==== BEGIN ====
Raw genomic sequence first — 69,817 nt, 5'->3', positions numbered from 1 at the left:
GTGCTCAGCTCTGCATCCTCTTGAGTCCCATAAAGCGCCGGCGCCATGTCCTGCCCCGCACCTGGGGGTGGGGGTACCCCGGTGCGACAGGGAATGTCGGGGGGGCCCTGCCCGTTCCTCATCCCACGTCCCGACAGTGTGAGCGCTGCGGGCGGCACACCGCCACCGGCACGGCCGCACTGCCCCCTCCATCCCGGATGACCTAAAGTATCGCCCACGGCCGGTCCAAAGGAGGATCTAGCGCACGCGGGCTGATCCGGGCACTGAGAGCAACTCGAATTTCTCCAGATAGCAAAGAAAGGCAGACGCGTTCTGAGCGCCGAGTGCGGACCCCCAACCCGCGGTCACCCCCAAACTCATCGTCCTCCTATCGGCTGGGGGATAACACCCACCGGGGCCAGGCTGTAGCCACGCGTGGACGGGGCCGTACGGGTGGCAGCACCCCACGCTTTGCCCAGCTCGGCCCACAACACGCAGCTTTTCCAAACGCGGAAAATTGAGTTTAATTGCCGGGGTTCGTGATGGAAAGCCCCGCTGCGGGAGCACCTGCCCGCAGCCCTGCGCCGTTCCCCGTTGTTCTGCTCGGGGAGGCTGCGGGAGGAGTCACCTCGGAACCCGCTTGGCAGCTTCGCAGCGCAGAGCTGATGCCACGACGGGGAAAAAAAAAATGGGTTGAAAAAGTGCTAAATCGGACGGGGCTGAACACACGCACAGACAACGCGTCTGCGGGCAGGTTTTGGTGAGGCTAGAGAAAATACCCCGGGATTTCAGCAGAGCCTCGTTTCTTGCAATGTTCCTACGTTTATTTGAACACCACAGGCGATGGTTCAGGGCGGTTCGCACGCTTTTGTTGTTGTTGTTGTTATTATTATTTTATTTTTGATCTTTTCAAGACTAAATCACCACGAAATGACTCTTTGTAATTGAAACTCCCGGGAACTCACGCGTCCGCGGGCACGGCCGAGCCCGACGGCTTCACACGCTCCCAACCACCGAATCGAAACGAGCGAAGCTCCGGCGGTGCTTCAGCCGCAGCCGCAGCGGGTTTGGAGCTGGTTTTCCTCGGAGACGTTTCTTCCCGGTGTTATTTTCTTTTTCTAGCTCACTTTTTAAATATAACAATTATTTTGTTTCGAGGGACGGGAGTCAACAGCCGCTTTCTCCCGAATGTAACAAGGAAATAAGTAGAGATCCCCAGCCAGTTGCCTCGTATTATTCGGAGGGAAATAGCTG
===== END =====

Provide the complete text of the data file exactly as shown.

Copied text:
Raw genomic sequence first — 69,817 nt, 5'->3', positions numbered from 1 at the left:
GTGCTCAGCTCTGCATCCTCTTGAGTCCCATAAAGCGCCGGCGCCATGTCCTGCCCCGCACCTGGGGGTGGGGGTACCCCGGTGCGACAGGGAATGTCGGGGGGGCCCTGCCCGTTCCTCATCCCACGTCCCGACAGTGTGAGCGCTGCGGGCGGCACACCGCCACCGGCACGGCCGCACTGCCCCCTCCATCCCGGATGACCTAAAGTATCGCCCACGGCCGGTCCAAAGGAGGATCTAGCGCACGCGGGCTGATCCGGGCACTGAGAGCAACTCGAATTTCTCCAGATAGCAAAGAAAGGCAGACGCGTTCTGAGCGCCGAGTGCGGACCCCCAACCCGCGGTCACCCCCAAACTCATCGTCCTCCTATCGGCTGGGGGATAACACCCACCGGGGCCAGGCTGTAGCCACGCGTGGACGGGGCCGTACGGGTGGCAGCACCCCACGCTTTGCCCAGCTCGGCCCACAACACGCAGCTTTTCCAAACGCGGAAAATTGAGTTTAATTGCCGGGGTTCGTGATGGAAAGCCCCGCTGCGGGAGCACCTGCCCGCAGCCCTGCGCCGTTCCCCGTTGTTCTGCTCGGGGAGGCTGCGGGAGGAGTCACCTCGGAACCCGCTTGGCAGCTTCGCAGCGCAGAGCTGATGCCACGACGGGGAAAAAAAAAATGGGTTGAAAAAGTGCTAAATCGGACGGGGCTGAACACACGCACAGACAACGCGTCTGCGGGCAGGTTTTGGTGAGGCTAGAGAAAATACCCCGGGATTTCAGCAGAGCCTCGTTTCTTGCAATGTTCCTACGTTTATTTGAACACCACAGGCGATGGTTCAGGGCGGTTCGCACGCTTTTGTTGTTGTTGTTGTTATTATTATTTTATTTTTGATCTTTTCAAGACTAAATCACCACGAAATGACTCTTTGTAATTGAAACTCCCGGGAACTCACGCGTCCGCGGGCACGGCCGAGCCCGACGGCTTCACACGCTCCCAACCACCGAATCGAAACGAGCGAAGCTCCGGCGGTGCTTCAGCCGCAGCCGCAGCGGGTTTGGAGCTGGTTTTCCTCGGAGACGTTTCTTCCCGGTGTTATTTTCTTTTTCTAGCTCACTTTTTAAATATAACAATTATTTTGTTTCGAGGGACGGGAGTCAACAGCCGCTTTCTCCCGAATGTAACAAGGAAATAAGTAGAGATCCCCAGCCAGTTGCCTCGTATTATTCGGAGGGAAATAGCTG